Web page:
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Shakespeare's gets out vote for 'Good Morning America' campus challenge

Saturday, November 20, 2010 | 12:35 p.m. CST; updated 8:54 p.m. CST, Saturday, November 20, 2010
General manager Tobias Epstein cuts a pie while Branna Still pulls another pizza from the oven during lunch rush at Shakespeare's Pizza on Broadway on Saturday. Shakespeare's Pizza is one of four eateries in "Good Morning America's" contest to find America's "Favorite College Grub."

COLUMBIA — It's not that Kurt Mirtsching isn't used to being busy. After all, he's a restaurant manager.

But he had a particularly frantic few hours Saturday morning: He posted the "Good Morning America" homepage link on Shakespeare's website and Facebook page, fired off the restaurant's newsletter and made plans to Tweet each hour between 9 a.m. and 6 p.m. to get out the vote for Shakespeare's in the TV competition, "Best Bites: College Edition."

The contest featured four restaurants in college towns, chosen for their food and "college hangout" atmosphere. In an early morning segment Saturday, the show's anchor and general correspondent Ron Claiborne, was shown eating a beef, bacon, chicken finger, jalapeño, and mozzarella sandwich called the Fat Doboy, from Sandwich University (Morgantown, W. Va.); a sausage, BBQ, cheese and onion sub called the Brent Nelson, from Ol Stuga (Lindsborg, Kan.); a bacon, ham, onion, Swiss and American cheese and chili omelet called the Chef Special, from The Camellia Grill (New Orleans); and Shakespeare’s Masterpiece pizza topped with sausage, Canadian bacon, ground beef, pepperoni, mushrooms, black olives, red onions, and green peppers.

Then the show's hosts in the studio ate the same signature dishes live — no ordinary breakfast.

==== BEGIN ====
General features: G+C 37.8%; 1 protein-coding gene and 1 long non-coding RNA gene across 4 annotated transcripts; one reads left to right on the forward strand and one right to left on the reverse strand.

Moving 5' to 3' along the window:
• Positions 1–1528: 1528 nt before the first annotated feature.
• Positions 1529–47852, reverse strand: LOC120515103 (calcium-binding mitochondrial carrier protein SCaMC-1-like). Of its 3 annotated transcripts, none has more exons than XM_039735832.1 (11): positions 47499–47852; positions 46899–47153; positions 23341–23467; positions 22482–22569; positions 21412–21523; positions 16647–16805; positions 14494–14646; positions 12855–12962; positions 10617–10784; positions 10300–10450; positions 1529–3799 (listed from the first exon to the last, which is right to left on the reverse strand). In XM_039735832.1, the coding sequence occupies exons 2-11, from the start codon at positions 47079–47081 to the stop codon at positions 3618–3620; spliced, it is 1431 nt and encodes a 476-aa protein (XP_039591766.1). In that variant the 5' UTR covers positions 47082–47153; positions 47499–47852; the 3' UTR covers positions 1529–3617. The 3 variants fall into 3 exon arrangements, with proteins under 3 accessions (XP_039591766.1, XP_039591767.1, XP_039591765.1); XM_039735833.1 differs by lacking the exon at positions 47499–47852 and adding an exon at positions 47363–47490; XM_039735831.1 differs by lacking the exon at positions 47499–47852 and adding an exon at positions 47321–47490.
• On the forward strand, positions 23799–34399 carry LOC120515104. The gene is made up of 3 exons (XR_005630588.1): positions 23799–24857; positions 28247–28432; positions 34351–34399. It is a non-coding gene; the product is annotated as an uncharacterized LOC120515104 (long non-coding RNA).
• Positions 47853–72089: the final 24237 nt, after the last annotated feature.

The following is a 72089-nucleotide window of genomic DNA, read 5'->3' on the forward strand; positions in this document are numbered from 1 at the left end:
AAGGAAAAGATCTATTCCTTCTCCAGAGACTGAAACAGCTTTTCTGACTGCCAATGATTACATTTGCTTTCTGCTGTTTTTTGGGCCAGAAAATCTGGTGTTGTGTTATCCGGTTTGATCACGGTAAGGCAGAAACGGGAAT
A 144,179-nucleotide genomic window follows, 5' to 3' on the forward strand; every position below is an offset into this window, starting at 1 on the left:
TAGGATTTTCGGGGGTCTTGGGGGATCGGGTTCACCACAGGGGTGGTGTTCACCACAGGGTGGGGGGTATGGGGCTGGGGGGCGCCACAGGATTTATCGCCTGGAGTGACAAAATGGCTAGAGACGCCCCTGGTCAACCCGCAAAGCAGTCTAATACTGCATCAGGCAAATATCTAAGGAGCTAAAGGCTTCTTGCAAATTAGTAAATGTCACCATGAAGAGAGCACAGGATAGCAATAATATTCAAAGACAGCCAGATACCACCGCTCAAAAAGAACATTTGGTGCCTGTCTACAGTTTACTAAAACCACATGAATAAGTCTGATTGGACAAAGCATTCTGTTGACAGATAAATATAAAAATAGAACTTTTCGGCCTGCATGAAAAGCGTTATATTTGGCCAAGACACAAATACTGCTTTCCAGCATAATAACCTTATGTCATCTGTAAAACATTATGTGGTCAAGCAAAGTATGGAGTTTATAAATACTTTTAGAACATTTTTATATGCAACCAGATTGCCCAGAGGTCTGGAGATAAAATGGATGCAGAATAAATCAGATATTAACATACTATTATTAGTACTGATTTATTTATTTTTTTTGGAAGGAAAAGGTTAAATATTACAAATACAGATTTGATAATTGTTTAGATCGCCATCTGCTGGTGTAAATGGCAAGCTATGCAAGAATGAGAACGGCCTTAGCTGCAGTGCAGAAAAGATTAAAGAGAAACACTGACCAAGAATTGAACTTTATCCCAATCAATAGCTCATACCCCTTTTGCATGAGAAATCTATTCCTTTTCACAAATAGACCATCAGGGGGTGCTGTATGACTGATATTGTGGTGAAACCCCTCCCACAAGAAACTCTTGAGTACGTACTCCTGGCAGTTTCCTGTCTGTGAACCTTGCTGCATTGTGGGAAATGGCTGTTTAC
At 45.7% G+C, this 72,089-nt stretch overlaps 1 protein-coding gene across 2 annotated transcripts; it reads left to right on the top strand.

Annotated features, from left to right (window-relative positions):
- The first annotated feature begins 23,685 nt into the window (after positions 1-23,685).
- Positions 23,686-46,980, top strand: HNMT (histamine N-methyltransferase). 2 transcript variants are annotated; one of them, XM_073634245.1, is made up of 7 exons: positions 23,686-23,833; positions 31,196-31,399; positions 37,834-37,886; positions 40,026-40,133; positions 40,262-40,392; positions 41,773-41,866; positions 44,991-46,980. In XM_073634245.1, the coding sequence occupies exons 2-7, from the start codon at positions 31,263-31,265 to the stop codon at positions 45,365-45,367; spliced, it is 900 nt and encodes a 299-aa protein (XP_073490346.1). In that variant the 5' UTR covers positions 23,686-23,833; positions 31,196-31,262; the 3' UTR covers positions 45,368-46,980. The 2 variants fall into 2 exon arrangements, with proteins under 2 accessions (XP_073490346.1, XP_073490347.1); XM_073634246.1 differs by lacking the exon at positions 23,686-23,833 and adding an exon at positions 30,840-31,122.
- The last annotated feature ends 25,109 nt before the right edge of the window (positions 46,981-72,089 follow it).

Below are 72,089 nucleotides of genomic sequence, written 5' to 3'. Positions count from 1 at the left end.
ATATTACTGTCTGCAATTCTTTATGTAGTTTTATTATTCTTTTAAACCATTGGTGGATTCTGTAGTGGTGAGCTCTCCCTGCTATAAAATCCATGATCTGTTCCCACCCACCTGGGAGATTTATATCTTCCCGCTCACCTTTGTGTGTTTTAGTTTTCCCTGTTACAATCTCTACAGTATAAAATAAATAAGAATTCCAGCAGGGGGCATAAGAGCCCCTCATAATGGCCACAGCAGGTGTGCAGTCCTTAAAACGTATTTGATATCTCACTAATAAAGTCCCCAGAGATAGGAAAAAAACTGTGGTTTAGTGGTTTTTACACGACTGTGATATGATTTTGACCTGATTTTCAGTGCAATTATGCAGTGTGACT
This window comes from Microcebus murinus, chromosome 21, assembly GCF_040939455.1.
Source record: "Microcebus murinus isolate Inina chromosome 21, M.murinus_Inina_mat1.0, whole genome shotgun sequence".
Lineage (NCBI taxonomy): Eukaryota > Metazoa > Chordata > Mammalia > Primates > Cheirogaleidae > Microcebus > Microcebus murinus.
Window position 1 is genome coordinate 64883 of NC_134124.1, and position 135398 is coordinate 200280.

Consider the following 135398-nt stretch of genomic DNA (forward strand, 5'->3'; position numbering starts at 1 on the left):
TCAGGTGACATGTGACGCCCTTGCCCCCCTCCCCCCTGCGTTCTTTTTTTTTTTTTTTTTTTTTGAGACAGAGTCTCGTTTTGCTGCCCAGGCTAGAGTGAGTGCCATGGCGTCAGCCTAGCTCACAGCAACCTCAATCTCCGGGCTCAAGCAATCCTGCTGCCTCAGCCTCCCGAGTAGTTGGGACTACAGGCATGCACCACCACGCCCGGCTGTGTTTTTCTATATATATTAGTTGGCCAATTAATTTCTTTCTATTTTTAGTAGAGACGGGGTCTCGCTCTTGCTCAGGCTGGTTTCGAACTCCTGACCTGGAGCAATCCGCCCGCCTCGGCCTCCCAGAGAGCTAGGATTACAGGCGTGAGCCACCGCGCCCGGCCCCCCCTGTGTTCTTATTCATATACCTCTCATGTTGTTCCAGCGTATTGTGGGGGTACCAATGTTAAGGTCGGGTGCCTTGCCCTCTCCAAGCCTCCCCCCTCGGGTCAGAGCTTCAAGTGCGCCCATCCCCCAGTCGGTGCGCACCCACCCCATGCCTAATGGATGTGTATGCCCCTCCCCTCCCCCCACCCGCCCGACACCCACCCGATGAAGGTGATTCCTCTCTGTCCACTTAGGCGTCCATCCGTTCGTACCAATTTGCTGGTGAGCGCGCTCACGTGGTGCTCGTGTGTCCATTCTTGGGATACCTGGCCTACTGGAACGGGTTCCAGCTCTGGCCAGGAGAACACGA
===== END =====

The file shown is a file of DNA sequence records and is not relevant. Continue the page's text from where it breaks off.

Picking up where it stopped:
“I shipped them a frozen Masterpiece,” Mirtsching said with a nervous chuckle.

Claiborne asked viewers to go to the show's website to help pick a winner.  The winner will be announced during the "Good Morning America" Sunday edition, which starts at 7 a.m.

At 7:20 a.m. Saturday before the clip aired, 627 people had already voted, and by 8 a.m. the number had risen to 2,280.  But there was no way to see on the website how many votes each restaurant had.

Mirtsching had been keeping an eye on the competition’s Facebook sites. He said that if social media buzz is any indicator, then Shakespeare’s had a good shot.

Saturday morning, Shakespeare’s Facebook page had 22,761 “People Like This,” Ol Stuga had 1,998 “People Like This,” Sandwich University had 494 “People Like This,” while The Camellia Grill, whose page is not set up as a business, had 4,514 friends and 679 “likes.” 

 In social media and geography, Shakespeare's closest competitor was Ol Stuga. For 33 years, Owner Mark Lysell has concocted original sandwiches for customers — like Brent Nelson, for whom the competition sandwich was named. Nelson was a customer who kept coming back and asking for the same combination, then sent in  friends who did the same.

Ten years later, the "Brent Nelson" was officially added to the menu. Lysell said he was hopeful the sandwich would lead Ol' Stuga to victory but said the odds were against them.  Bethany College in Lindsborg has just 600 students and a population of around 3,300, Lysell said. 

While the Shakespeare's virtual “event” was meant to remind people to vote, Mirtsching also invited fans to show up at 7 this morning to watch the show, eat bagels and drink coffee. 

Friends of Mirtsching felt confident about winning because of Columbia’s dedicated community.

“Columbia as a community has always supported itself…Columbia comes together on national competitions," Scott Meier, a Mizzou alumnus, said. 

For example, Big Brothers Big Sisters, University of Missouri’s Alumni Association, Columbia Public Schools and Heart of Missouri United Way had all sent out mass emails reminding people to vote, said Meier and Sean Spence, another Mizzou graduate. 

Jessica Weir, a Shakespeare’s manager who had watched the show at home but was at work at 8 a.m. Saturday, said Shakespeare’s fans on Facebook, in the community and all over the world will help.

“I was in Australia a couple of years ago with a Shakespeare’s T-shirt on, and somebody recognized it," Weir said. "I am confident that we can win.”

To the anonymous essay writer who put Shakespeare’s in the competition, Mirtsching said, “Thanks!”


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